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Z-Pattern, F-Pattern, Visual Hierarchy, and White Space
It is easy to imagine every user excitedly reading every letter you write and every pixel you make. Get over it, because real users don’t do that. They scan. Scanning means they only stop to read when something catches their eye. So today we will learn about scanning patterns:
Let’s start with the most boring design I can imagine: an entire newspaper page of solid text. All one story. No headlines. No images. No breaks or pull quotes. Just text, in even columns, from corner-to-corner.
Color theory is really, really complex. Our goal isn’t to explain the entirety of color theory, but to provide you with a few broad concepts that you might be able to leverage in your UI designs immediately. Broadly, remember that colors can be useful for:
Evoking certain emotions
Think in Black and White first
To start off, even before you start thinking about color, it's really instructive to design in black and white. It forces you on spacing and laying out your elements, and results in cleaner layouts.
There are sites that need to portray a specific attitude — sporty, flashy etc. which might require the use of color from t...
This is a reasonably open-ended and broader project with multiple possible solutions.
One of the core ideas behind Commonlounge was to let students interact and learn from each other. To give students mini-forums around specific topics, we set up the community pages. For example, here's one of the community pages: Artificial Intelligence community
With this background, here are your tasks for this project:
Suggest improvements to the community page. What is working? What is not working? How would you redesign the non-courses experience of Commonlounge?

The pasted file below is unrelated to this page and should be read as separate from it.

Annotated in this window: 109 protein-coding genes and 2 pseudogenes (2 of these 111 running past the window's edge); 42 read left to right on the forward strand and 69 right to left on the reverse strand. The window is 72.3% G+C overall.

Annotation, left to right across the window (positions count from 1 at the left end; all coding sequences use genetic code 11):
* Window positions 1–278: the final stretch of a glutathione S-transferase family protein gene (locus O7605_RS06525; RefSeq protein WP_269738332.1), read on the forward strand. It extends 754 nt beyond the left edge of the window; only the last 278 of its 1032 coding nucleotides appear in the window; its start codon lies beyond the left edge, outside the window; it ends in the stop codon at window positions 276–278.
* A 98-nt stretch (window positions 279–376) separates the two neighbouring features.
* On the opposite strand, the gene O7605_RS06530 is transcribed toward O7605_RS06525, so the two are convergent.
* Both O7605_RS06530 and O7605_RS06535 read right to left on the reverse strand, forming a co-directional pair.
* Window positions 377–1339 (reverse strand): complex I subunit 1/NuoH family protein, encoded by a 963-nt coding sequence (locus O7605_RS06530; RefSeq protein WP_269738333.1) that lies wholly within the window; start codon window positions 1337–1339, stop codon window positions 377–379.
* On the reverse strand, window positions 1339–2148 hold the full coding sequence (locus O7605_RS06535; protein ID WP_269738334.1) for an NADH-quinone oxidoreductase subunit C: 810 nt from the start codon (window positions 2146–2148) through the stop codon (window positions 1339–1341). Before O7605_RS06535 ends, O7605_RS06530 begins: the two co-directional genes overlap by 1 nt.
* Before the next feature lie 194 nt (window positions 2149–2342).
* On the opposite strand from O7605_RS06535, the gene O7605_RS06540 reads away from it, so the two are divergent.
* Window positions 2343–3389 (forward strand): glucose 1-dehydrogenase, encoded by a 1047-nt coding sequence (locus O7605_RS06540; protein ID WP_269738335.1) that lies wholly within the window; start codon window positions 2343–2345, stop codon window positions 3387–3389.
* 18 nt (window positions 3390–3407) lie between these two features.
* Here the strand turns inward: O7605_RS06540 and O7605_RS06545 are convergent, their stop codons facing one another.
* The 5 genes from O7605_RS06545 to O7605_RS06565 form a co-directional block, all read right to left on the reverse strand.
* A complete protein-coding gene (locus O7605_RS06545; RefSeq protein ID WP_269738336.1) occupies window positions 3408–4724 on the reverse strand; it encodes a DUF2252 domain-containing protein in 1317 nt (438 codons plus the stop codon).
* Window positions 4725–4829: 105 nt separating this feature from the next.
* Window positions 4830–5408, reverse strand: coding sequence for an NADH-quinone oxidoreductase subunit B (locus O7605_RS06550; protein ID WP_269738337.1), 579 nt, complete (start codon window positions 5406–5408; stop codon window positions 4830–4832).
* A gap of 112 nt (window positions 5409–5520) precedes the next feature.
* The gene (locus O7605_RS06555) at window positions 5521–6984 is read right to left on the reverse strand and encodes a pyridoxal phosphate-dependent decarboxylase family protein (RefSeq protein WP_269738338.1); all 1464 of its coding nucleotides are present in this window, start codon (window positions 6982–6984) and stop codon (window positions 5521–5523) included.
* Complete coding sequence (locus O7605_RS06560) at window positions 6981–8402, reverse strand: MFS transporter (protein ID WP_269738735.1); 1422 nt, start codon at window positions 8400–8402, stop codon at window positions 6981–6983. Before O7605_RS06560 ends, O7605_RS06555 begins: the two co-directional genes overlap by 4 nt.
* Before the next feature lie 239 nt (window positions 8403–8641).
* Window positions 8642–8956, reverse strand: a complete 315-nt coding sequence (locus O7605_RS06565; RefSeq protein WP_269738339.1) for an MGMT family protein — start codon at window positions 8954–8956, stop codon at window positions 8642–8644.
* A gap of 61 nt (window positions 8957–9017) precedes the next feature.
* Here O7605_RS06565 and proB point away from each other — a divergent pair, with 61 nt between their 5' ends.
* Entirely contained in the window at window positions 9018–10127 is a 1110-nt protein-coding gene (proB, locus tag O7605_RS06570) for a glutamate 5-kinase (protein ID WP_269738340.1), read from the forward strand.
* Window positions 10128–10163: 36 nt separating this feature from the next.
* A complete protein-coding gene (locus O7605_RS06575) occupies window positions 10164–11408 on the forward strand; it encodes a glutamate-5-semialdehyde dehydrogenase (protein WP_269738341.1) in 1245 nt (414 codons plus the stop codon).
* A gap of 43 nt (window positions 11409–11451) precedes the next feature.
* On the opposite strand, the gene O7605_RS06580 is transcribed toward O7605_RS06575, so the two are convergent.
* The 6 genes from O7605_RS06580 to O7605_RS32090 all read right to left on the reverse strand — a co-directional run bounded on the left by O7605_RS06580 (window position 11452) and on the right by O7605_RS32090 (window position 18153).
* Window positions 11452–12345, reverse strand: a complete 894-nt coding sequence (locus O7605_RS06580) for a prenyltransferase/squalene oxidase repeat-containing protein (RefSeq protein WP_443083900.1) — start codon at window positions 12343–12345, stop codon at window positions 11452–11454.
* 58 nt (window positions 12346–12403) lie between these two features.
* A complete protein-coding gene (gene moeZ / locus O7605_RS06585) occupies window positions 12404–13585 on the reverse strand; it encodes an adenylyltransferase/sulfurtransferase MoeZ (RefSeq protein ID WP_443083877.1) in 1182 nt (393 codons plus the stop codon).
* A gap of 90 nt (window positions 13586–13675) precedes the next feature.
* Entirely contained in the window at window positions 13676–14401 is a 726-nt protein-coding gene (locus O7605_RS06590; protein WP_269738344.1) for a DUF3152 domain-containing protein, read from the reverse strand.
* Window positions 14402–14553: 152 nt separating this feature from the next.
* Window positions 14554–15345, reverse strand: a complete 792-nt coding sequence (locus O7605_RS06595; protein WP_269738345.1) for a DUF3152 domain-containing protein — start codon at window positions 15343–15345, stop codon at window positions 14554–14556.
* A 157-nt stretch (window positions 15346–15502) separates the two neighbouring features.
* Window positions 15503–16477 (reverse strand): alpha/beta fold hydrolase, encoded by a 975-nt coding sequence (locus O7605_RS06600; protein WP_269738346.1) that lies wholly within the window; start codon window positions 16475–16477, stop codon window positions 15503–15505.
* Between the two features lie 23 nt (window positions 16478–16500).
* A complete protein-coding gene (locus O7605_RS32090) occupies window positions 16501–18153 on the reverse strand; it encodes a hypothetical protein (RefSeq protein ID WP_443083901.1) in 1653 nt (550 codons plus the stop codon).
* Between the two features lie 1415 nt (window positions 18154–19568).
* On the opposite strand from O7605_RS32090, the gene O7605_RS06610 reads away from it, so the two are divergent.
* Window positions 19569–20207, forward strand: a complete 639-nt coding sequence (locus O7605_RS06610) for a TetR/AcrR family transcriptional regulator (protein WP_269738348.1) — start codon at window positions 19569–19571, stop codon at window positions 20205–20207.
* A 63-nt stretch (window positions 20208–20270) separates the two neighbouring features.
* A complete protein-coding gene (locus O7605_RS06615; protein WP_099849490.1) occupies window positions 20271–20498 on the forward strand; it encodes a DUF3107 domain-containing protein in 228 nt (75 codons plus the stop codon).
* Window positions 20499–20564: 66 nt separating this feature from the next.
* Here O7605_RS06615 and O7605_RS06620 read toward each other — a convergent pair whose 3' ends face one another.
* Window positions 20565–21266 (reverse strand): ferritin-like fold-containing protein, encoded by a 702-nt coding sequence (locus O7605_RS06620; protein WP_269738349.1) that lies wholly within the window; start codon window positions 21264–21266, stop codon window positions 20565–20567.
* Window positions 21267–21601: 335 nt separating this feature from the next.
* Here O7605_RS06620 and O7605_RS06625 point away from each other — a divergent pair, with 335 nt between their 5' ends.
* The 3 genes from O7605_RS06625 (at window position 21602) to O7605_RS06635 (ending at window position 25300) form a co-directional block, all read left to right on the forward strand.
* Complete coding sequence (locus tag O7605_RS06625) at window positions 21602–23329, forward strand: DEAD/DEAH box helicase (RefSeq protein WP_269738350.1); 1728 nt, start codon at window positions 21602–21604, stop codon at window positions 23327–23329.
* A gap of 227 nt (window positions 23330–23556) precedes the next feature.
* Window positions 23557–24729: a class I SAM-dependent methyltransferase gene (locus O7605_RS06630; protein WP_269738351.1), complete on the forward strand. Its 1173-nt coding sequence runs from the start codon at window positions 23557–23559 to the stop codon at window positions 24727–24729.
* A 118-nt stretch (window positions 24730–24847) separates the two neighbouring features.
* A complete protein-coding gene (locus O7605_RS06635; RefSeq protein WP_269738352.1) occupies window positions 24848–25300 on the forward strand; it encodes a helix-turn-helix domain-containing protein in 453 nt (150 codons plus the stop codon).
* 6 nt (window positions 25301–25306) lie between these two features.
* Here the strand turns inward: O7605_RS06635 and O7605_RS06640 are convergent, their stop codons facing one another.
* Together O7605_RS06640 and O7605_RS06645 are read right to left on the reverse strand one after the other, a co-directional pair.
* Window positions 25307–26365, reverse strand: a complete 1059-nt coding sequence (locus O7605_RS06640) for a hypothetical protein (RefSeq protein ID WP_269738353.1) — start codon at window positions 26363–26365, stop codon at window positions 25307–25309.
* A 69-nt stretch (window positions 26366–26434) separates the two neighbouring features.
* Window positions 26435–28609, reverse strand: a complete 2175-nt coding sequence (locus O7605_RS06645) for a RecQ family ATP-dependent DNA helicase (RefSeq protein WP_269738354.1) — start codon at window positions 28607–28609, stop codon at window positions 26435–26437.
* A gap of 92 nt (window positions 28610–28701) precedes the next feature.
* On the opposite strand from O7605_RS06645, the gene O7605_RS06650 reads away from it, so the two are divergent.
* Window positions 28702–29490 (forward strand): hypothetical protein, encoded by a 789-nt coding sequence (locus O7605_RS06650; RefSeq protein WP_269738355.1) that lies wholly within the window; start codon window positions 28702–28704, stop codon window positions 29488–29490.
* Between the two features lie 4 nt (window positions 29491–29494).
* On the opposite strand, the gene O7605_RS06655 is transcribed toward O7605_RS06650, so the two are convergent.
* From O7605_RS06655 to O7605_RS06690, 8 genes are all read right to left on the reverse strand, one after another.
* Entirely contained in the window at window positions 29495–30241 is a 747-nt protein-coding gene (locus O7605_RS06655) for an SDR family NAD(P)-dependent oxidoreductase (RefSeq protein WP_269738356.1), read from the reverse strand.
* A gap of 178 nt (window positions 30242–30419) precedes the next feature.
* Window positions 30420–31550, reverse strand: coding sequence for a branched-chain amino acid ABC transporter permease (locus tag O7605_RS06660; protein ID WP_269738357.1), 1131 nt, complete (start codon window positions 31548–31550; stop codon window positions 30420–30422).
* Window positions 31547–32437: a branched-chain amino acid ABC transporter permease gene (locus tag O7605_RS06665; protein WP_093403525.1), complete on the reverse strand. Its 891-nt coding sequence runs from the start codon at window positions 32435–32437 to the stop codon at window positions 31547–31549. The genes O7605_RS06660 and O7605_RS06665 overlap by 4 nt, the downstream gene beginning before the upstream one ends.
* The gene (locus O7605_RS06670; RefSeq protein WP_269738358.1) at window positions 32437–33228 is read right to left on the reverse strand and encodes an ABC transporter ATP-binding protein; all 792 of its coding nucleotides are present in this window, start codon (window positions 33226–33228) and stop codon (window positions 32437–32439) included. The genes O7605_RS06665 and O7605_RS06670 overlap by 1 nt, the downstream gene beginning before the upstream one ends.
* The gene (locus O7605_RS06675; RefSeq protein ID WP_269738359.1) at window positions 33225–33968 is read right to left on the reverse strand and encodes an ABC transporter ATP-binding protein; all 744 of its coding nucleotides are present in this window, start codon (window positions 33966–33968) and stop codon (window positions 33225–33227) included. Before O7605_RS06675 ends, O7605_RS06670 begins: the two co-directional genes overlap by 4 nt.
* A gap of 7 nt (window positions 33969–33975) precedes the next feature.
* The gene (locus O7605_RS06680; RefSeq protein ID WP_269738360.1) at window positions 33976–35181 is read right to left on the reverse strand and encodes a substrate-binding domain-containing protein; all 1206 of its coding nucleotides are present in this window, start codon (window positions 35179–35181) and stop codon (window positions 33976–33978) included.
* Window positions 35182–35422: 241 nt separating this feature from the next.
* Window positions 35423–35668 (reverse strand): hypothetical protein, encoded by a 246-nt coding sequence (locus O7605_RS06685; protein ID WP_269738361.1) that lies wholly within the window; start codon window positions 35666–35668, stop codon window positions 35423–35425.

How would you increase the virality factor of Commonlounge (i.e., so that on average, a user invites more of their friends) and at the same time, make learning more fun and social experience between a group of friends?
Run a few user research interviews, or usability tests on your mockups to validate your assumptions.
What is UI Design, and how is it different from UX Design?
If you’ve done any kind of research about software design, you’ve probably heard of the terms “UI” and “UX”. But what separates UI from UX?
At their most simple forms, UX design is what makes an interface useful, and UI design is what makes an interface beautiful. For UI, this includes a blend of visual hierarchy and interface elements. To understand what separates a great interface from a good interface, one must understand the UI design is merely just one layer of the entire design process. Perhaps this is why people often confuse UX and UI. In the following few paragraphs, however, we hope to help you understand where the differences lie in the context of the design process.